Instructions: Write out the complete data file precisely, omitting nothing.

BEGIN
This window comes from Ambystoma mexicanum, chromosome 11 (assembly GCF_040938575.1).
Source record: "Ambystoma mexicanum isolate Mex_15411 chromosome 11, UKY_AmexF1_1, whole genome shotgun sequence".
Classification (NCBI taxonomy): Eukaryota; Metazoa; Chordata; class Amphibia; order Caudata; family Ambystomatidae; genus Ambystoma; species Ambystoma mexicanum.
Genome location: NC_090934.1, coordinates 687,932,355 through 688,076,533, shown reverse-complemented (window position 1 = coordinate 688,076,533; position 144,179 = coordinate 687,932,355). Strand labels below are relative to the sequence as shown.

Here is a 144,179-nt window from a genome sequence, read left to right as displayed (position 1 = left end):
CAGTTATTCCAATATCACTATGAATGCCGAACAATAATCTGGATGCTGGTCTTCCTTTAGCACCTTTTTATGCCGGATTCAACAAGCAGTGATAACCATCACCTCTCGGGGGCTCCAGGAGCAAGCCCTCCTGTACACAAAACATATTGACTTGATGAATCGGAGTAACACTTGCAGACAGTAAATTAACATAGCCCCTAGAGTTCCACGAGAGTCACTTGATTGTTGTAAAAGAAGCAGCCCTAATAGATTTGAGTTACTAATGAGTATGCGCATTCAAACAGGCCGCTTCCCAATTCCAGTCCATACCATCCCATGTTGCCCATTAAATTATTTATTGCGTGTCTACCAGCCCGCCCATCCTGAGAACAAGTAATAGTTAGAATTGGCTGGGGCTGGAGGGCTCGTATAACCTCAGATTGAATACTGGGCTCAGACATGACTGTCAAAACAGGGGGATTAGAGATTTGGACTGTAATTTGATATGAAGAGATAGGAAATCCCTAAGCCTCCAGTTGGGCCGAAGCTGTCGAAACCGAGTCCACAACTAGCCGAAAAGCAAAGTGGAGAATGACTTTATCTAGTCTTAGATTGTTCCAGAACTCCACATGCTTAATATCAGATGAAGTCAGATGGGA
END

This window comes from Ambystoma mexicanum, chromosome 11 (assembly GCF_040938575.1).
Source record: "Ambystoma mexicanum isolate Mex_15411 chromosome 11, UKY_AmexF1_1, whole genome shotgun sequence".
Classification (NCBI taxonomy): Eukaryota; Metazoa; Chordata; class Amphibia; order Caudata; family Ambystomatidae; genus Ambystoma; species Ambystoma mexicanum.
Genome location: NC_090934.1, coordinates 687,932,355 through 688,076,533, shown reverse-complemented (window position 1 = coordinate 688,076,533; position 144,179 = coordinate 687,932,355). Strand labels below are relative to the sequence as shown.

Here is a 144,179-nt window from a genome sequence, read left to right as displayed (position 1 = left end):
CAGTTATTCCAATATCACTATGAATGCCGAACAATAATCTGGATGCTGGTCTTCCTTTAGCACCTTTTTATGCCGGATTCAACAAGCAGTGATAACCATCACCTCTCGGGGGCTCCAGGAGCAAGCCCTCCTGTACACAAAACATATTGACTTGATGAATCGGAGTAACACTTGCAGACAGTAAATTAACATAGCCCCTAGAGTTCCACGAGAGTCACTTGATTGTTGTAAAAGAAGCAGCCCTAATAGATTTGAGTTACTAATGAGTATGCGCATTCAAACAGGCCGCTTCCCAATTCCAGTCCATACCATCCCATGTTGCCCATTAAATTATTTATTGCGTGTCTACCAGCCCGCCCATCCTGAGAACAAGTAATAGTTAGAATTGGCTGGGGCTGGAGGGCTCGTATAACCTCAGATTGAATACTGGGCTCAGACATGACTGTCAAAACAGGGGGATTAGAGATTTGGACTGTAATTTGATATGAAGAGATAGGAAATCCCTAAGCCTCCAGTTGGGCCGAAGCTGTCGAAACCGAGTCCACAACTAGCCGAAAAGCAAAGTGGAGAATGACTTTATCTAGTCTTAGATTGTTCCAGAACTCCACATGCTTAATATCAGATGAAGTCAGATGGGA